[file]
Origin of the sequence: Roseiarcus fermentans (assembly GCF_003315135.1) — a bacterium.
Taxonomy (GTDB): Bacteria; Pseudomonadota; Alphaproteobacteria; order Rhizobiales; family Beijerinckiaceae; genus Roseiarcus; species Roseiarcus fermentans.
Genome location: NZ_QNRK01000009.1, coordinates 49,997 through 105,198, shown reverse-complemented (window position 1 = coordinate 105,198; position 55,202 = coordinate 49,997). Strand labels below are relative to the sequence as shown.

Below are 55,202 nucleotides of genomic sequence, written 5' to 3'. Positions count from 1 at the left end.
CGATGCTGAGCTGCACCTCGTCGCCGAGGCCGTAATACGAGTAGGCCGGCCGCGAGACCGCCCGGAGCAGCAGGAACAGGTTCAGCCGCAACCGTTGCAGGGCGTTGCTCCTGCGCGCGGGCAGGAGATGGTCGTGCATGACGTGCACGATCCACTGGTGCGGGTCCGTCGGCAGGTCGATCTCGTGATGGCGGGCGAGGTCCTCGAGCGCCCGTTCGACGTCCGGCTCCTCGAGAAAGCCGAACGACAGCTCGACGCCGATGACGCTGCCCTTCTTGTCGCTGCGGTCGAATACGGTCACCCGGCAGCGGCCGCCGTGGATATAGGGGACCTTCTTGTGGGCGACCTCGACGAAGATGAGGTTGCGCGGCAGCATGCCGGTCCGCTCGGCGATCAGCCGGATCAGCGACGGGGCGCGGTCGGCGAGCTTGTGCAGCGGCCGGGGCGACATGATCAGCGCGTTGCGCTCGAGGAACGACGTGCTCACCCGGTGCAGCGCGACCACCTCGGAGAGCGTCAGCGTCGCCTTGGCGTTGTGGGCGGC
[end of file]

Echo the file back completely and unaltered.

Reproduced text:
Origin of the sequence: Roseiarcus fermentans (assembly GCF_003315135.1) — a bacterium.
Taxonomy (GTDB): Bacteria; Pseudomonadota; Alphaproteobacteria; order Rhizobiales; family Beijerinckiaceae; genus Roseiarcus; species Roseiarcus fermentans.
Genome location: NZ_QNRK01000009.1, coordinates 49,997 through 105,198, shown reverse-complemented (window position 1 = coordinate 105,198; position 55,202 = coordinate 49,997). Strand labels below are relative to the sequence as shown.

Below are 55,202 nucleotides of genomic sequence, written 5' to 3'. Positions count from 1 at the left end.
CGATGCTGAGCTGCACCTCGTCGCCGAGGCCGTAATACGAGTAGGCCGGCCGCGAGACCGCCCGGAGCAGCAGGAACAGGTTCAGCCGCAACCGTTGCAGGGCGTTGCTCCTGCGCGCGGGCAGGAGATGGTCGTGCATGACGTGCACGATCCACTGGTGCGGGTCCGTCGGCAGGTCGATCTCGTGATGGCGGGCGAGGTCCTCGAGCGCCCGTTCGACGTCCGGCTCCTCGAGAAAGCCGAACGACAGCTCGACGCCGATGACGCTGCCCTTCTTGTCGCTGCGGTCGAATACGGTCACCCGGCAGCGGCCGCCGTGGATATAGGGGACCTTCTTGTGGGCGACCTCGACGAAGATGAGGTTGCGCGGCAGCATGCCGGTCCGCTCGGCGATCAGCCGGATCAGCGACGGGGCGCGGTCGGCGAGCTTGTGCAGCGGCCGGGGCGACATGATCAGCGCGTTGCGCTCGAGGAACGACGTGCTCACCCGGTGCAGCGCGACCACCTCGGAGAGCGTCAGCGTCGCCTTGGCGTTGTGGGCGGC